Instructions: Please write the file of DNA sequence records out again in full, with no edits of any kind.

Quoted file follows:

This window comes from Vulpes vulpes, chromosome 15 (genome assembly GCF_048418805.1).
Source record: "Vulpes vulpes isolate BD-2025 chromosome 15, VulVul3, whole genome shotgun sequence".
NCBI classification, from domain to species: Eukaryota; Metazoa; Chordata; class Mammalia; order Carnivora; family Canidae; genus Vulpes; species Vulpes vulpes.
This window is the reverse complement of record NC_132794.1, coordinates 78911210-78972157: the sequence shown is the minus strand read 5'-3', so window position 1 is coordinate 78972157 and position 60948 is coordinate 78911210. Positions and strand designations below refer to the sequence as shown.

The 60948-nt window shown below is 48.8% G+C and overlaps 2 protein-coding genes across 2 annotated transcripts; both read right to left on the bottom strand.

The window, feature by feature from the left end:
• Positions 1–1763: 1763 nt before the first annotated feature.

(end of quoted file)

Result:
This window comes from Vulpes vulpes, chromosome 15 (genome assembly GCF_048418805.1).
Source record: "Vulpes vulpes isolate BD-2025 chromosome 15, VulVul3, whole genome shotgun sequence".
NCBI classification, from domain to species: Eukaryota; Metazoa; Chordata; class Mammalia; order Carnivora; family Canidae; genus Vulpes; species Vulpes vulpes.
This window is the reverse complement of record NC_132794.1, coordinates 78911210-78972157: the sequence shown is the minus strand read 5'-3', so window position 1 is coordinate 78972157 and position 60948 is coordinate 78911210. Positions and strand designations below refer to the sequence as shown.

The 60948-nt window shown below is 48.8% G+C and overlaps 2 protein-coding genes across 2 annotated transcripts; both read right to left on the bottom strand.

The window, feature by feature from the left end:
• Positions 1–1763: 1763 nt before the first annotated feature.